“Perfect is the enemy of done.” No experience has helped me internalize this more than my summer at blueground, an international, vc-backed real estate startup. Before business school, I worked at a large oil & gas company, where structure and process were integral to operations, yet nimbleness and ingenuity was still highly valued. I loved working in an environment that combined these elements, and I wanted to take a deep dive into the chaotic world of startups to see if I could thrive in an environment with significantly less structure.

I chose blueground because it gave me the opportunity to work on a “startup” within a startup. Almost at 180 people now, blueground offers fully furnished, elegant apartments for travelers looking to stay for at least a month at a time. My summer role was to work with one of the co-founders based out of New York City to build out blueground’s global corporate sales strategy.

Throughout this experience, I worked on everything from “blue sky” brainstorming sessions and developing strategies, to attending conferences, implementing new software systems, and designing marketing materials. Below are three of key lessons I’ve gained from this incredible learning opportunity.

1. Have a north star. Recalibrate towards it daily.

Before this internship, I chatted with an HBS professor with enterprise sales expertise to come up with a tentative game plan for the summer. Through this conversation, I recognized that I would be spending the summer learning and implementing at the same time. Yet, I was itching to create a summer work plan with weekly objectives.

However, as my internship progressed, I realized that creating a plan for the entire summer would have been futile. Every day, we learned something new that helped us make better decisions and shaped our path forward. Now, towards the end of the summer, we are finally armed with enough information and experience to create a weekly and monthly plan.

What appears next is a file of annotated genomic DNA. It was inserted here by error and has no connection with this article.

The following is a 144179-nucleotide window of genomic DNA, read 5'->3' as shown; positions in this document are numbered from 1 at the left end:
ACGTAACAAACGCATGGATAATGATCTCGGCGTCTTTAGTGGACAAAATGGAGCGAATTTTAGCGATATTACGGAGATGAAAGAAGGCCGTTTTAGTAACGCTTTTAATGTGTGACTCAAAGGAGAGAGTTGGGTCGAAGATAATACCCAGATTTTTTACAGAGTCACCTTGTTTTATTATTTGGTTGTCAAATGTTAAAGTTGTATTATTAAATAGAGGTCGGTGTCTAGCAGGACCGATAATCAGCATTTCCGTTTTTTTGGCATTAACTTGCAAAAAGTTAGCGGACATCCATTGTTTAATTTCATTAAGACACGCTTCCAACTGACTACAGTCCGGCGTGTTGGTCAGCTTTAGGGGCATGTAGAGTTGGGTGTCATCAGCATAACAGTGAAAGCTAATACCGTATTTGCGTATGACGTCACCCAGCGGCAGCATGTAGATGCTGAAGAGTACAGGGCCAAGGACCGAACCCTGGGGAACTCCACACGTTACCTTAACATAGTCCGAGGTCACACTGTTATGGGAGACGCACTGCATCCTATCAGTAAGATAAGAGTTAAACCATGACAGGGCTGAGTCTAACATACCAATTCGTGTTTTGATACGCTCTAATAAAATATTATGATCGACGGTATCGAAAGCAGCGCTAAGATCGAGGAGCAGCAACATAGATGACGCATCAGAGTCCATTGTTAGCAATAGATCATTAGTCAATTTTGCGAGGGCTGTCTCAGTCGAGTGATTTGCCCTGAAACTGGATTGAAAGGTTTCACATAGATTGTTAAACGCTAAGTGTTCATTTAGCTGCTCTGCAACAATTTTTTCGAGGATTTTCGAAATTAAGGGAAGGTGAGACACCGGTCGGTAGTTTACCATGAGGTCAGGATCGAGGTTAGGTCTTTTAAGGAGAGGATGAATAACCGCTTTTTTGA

I learned that when you’re in the very early discovery and learning stages, it’s better to simply outline your two or three big goals and let those function as your north star. Every morning, look at your to-do list. Throw out the action items that may no longer be relevant given the new information you learned from the day prior. See how your remaining desired activities align to your big goals. Your plan will always be changing, and that’s how you know you’re learning!

2. You cannot learn without making mistakes.

Developing a new business idea requires you to learn as fast as possible. Research is important, but it’s easy to paralyze yourself by spending too much time analyzing the options. At some point, you need to enter execution mode and test the options to learn.

For example, when I was researching the sales prospecting process, there were many software systems to choose from. Rather than spend weeks, even days, researching between them, we tested two different systems that were recommended to us, tested the pros and cons in real time, and picked the one that worked best for us. You want to expedite the virtuous cycle of trying, learning, and adapting.

3. Surround yourself with the best resources: people.

Books, blogs, and articles are great places to learn the building blocks of a new process, but they only get you so far. The best resources are truly other people - the people who have achieved what you’re looking to do before or are currently in the weeds now. Leveraging our personal network and LinkedIn, we spoke to individuals almost weekly that have enterprise sales expertise such as B2B founders, sales startup consultants and Sales Development Representatives at other startups. Every conversation enabled us to learn from their process and best practices uncovering one piece of the puzzle at a time. This collective feedback was pivotal in enabling us to accelerate our learning process and begin implementing our strategy.

Overall, this summer has been an incredible learning opportunity to experience a new industry, function, and city! I’m looking forward to bringing these lessons back with me to share in my entrepreneurship classes in the Fall and to my future career opportunities post HBS.